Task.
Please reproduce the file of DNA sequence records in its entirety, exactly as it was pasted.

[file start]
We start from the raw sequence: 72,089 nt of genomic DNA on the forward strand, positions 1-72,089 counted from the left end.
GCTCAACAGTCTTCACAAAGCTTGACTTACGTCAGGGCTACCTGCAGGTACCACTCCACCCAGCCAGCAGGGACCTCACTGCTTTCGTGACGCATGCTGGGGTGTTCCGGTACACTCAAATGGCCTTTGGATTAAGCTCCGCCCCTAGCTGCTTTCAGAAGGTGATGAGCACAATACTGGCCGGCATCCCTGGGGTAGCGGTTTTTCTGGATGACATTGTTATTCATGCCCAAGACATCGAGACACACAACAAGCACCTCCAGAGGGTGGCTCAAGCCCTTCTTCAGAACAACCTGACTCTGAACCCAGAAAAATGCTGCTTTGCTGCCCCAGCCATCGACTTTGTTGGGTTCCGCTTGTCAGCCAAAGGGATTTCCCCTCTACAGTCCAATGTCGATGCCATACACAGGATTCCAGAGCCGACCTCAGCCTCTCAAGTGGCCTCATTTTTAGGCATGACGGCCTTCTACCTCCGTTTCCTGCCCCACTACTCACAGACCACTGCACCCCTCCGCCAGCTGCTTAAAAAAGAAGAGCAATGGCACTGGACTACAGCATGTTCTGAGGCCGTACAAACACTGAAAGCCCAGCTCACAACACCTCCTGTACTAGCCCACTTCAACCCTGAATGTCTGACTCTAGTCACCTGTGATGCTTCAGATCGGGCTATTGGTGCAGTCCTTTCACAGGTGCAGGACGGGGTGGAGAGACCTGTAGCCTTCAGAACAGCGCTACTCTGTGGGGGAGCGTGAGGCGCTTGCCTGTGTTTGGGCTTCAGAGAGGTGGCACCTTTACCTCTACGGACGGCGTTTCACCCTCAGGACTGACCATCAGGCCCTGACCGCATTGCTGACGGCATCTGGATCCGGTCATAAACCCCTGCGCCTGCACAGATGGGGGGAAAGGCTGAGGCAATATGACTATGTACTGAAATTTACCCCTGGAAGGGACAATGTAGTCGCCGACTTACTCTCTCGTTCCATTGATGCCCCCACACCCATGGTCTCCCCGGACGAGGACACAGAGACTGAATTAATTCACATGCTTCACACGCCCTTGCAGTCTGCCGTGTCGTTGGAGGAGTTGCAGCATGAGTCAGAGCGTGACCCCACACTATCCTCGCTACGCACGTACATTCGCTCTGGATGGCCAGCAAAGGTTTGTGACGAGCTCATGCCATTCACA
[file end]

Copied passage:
We start from the raw sequence: 72,089 nt of genomic DNA on the forward strand, positions 1-72,089 counted from the left end.
GCTCAACAGTCTTCACAAAGCTTGACTTACGTCAGGGCTACCTGCAGGTACCACTCCACCCAGCCAGCAGGGACCTCACTGCTTTCGTGACGCATGCTGGGGTGTTCCGGTACACTCAAATGGCCTTTGGATTAAGCTCCGCCCCTAGCTGCTTTCAGAAGGTGATGAGCACAATACTGGCCGGCATCCCTGGGGTAGCGGTTTTTCTGGATGACATTGTTATTCATGCCCAAGACATCGAGACACACAACAAGCACCTCCAGAGGGTGGCTCAAGCCCTTCTTCAGAACAACCTGACTCTGAACCCAGAAAAATGCTGCTTTGCTGCCCCAGCCATCGACTTTGTTGGGTTCCGCTTGTCAGCCAAAGGGATTTCCCCTCTACAGTCCAATGTCGATGCCATACACAGGATTCCAGAGCCGACCTCAGCCTCTCAAGTGGCCTCATTTTTAGGCATGACGGCCTTCTACCTCCGTTTCCTGCCCCACTACTCACAGACCACTGCACCCCTCCGCCAGCTGCTTAAAAAAGAAGAGCAATGGCACTGGACTACAGCATGTTCTGAGGCCGTACAAACACTGAAAGCCCAGCTCACAACACCTCCTGTACTAGCCCACTTCAACCCTGAATGTCTGACTCTAGTCACCTGTGATGCTTCAGATCGGGCTATTGGTGCAGTCCTTTCACAGGTGCAGGACGGGGTGGAGAGACCTGTAGCCTTCAGAACAGCGCTACTCTGTGGGGGAGCGTGAGGCGCTTGCCTGTGTTTGGGCTTCAGAGAGGTGGCACCTTTACCTCTACGGACGGCGTTTCACCCTCAGGACTGACCATCAGGCCCTGACCGCATTGCTGACGGCATCTGGATCCGGTCATAAACCCCTGCGCCTGCACAGATGGGGGGAAAGGCTGAGGCAATATGACTATGTACTGAAATTTACCCCTGGAAGGGACAATGTAGTCGCCGACTTACTCTCTCGTTCCATTGATGCCCCCACACCCATGGTCTCCCCGGACGAGGACACAGAGACTGAATTAATTCACATGCTTCACACGCCCTTGCAGTCTGCCGTGTCGTTGGAGGAGTTGCAGCATGAGTCAGAGCGTGACCCCACACTATCCTCGCTACGCACGTACATTCGCTCTGGATGGCCAGCAAAGGTTTGTGACGAGCTCATGCCATTCACA